Below is a sampling of technology jobs from an analysis of 344,707 online job postings from the past year.* The best part about the jobs we highlighted is that all of them are projected to grow by at least 20 percent through 2020!

tech-careers

*Source: BurningGlass.com (Analysis of 344,707 job postings; 4/23/12 to 4/22/13)

Software application developer

Description: Software application developers work with computer application software in the creation, development and modification stages.

Projected job growth: 20-28 percent

Computer systems analyst

Description: Computer systems analysts work heavily with engineering, business and science data processing problems to fix and implement improvements for computer systems.

Projected job growth: 20-28 percent

Network and computer systems administrator

Description: Workers in this field typically will configure, install and support an organizations local area network (LAN), wide area network (WAN) and Internet systems for quality performance.

Projected job growth: 20-28 percent

Web developer

Description: Typical duties of a web developer include analyzing and implementing user needs for website capacity, content, graphics and performance.

Projected job growth: 20-28 percent

Database administrator

Description: Database administrators coordinate, implement and plan security measures to safeguard computer databases for optimal security.

Projected job growth: 29 percent

Software developer

Description: Software developers formulate and set operational specifications for software requirements.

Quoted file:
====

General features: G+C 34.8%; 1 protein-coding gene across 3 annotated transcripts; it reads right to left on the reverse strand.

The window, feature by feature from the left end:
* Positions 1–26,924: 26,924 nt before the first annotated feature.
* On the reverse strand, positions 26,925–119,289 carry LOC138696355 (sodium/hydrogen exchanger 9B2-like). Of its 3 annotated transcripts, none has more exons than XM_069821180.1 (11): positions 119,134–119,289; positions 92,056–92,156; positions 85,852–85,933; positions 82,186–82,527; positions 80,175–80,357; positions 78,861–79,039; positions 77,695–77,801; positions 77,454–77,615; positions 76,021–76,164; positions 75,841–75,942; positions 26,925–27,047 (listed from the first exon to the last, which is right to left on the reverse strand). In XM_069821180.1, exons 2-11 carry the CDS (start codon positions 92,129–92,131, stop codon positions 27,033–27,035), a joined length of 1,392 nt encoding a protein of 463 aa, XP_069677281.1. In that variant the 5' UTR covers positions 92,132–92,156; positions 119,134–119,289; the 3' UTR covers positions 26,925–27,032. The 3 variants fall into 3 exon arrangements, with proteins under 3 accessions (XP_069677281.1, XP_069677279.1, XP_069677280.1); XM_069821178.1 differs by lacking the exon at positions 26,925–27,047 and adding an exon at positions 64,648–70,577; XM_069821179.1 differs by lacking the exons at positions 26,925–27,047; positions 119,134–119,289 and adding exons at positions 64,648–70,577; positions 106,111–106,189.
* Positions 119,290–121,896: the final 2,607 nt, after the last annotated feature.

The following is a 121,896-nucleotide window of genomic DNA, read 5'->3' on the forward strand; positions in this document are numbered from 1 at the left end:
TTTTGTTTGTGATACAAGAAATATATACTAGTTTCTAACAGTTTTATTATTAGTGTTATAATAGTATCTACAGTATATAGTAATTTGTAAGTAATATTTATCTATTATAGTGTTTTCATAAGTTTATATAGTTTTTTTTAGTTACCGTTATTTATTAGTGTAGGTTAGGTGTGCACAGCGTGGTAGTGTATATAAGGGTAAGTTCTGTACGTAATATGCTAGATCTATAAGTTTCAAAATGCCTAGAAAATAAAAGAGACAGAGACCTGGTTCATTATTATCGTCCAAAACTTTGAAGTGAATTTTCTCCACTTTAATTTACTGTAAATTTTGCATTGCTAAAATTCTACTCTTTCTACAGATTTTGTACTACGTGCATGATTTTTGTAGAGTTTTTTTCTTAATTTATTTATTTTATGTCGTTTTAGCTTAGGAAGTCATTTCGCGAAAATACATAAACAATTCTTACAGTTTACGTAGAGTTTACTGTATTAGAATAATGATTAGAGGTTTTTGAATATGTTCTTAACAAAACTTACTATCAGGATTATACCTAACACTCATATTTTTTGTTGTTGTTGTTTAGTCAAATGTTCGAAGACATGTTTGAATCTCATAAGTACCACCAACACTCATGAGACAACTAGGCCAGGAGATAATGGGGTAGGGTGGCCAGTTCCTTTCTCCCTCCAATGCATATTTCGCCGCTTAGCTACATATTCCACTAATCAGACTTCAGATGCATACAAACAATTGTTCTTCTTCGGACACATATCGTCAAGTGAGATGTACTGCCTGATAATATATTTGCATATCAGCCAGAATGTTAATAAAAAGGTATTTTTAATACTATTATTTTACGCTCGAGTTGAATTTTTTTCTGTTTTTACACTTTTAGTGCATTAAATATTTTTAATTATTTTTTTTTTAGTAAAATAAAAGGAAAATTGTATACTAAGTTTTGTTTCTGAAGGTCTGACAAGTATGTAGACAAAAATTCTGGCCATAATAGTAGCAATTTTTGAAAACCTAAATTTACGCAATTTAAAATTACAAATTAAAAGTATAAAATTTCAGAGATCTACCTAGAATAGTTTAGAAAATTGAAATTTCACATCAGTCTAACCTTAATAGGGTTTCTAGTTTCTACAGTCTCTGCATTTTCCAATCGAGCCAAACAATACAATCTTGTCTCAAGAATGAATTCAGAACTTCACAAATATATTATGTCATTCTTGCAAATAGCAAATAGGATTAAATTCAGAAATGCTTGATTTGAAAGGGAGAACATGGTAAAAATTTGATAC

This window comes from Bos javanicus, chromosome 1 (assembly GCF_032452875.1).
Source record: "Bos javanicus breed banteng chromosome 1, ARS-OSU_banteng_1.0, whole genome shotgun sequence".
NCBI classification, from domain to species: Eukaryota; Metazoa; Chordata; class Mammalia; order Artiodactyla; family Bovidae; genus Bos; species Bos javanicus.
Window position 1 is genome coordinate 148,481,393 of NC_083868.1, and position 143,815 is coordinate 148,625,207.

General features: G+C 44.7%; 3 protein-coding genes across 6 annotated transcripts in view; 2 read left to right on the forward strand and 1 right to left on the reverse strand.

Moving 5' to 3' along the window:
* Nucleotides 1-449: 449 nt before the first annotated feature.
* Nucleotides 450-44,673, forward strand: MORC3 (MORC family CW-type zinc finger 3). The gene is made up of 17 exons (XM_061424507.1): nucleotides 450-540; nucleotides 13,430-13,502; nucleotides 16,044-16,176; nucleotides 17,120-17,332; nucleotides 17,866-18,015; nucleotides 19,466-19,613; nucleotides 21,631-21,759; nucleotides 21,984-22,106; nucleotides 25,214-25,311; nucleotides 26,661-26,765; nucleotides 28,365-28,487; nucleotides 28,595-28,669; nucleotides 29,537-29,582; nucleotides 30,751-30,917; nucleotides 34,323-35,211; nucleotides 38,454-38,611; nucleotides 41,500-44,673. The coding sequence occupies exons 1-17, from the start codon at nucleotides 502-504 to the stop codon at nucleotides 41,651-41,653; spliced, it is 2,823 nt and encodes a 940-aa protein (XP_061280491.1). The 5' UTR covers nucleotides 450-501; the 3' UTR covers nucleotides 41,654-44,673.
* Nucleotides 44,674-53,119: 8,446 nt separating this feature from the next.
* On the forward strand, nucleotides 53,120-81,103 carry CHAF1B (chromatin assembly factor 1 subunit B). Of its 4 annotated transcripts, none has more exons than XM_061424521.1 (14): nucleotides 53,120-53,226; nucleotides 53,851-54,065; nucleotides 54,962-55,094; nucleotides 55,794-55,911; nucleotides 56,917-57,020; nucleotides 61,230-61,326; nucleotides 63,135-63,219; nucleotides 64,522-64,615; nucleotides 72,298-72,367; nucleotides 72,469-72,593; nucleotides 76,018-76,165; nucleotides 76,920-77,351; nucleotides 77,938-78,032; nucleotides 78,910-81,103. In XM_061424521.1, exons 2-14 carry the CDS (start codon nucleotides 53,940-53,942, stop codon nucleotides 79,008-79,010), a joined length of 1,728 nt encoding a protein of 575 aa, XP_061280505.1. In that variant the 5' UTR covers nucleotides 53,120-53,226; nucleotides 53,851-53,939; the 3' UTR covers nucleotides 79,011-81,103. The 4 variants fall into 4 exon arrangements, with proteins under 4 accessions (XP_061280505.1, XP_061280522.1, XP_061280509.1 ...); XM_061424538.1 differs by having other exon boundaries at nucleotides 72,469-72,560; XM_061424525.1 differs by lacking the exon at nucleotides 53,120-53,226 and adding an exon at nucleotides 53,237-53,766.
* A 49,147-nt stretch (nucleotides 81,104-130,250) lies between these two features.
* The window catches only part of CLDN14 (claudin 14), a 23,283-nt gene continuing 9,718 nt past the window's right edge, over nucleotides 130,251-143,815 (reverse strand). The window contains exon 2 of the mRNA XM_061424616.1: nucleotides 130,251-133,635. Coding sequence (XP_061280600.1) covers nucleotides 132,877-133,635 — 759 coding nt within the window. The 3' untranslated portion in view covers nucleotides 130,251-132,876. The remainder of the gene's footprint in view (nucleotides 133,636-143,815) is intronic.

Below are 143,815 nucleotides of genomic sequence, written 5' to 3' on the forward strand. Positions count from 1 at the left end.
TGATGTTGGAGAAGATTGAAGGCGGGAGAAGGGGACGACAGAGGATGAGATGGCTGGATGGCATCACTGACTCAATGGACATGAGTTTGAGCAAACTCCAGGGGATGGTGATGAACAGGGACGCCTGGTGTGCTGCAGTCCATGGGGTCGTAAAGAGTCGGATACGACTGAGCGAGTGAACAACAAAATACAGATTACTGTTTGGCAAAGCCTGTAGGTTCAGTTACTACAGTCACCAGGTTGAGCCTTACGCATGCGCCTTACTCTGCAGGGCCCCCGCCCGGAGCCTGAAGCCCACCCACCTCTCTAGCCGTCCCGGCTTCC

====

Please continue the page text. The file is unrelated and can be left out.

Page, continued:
Projected job growth: 29 percent

Where do I go from here?

It’s pretty clear that there are many choices for a career when it comes to the technology industry. It’s really just a matter of matching your skills with your interests, earning the right technology degree and going after that job that is going to make your family proud and your friends envious.  

So, if you’re still curious and want to learn more about the technology field, then check out the difference between computer science and information technology or find out what the experts of the programming field are saying about a career in technology.

If you’re looking for something more hands-on, sharpen your tech skills with our comprehensive guide to Microsoft Excel.

Kendall Bird

Kendall is a Social Media Strategist at Collegis Education who is focused on bringing awareness and engagement to Rasmussen College's social media properties. She is passionate about helping others, the power of education and building strategies that put the needs of students first. 

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This piece of ad content was created by Rasmussen College to support its educational programs. Rasmussen College may not prepare students for all positions featured within this content. Please visit www.rasmussen.edu/degrees for a list of programs offered. External links provided on rasmussen.edu are for reference only. Rasmussen College does not guarantee, approve, control, or specifically endorse the information or products available on websites linked to, and is not endorsed by website owners, authors and/or organizations referenced. Rasmussen College is a regionally accredited private college and Public Benefit Corporation.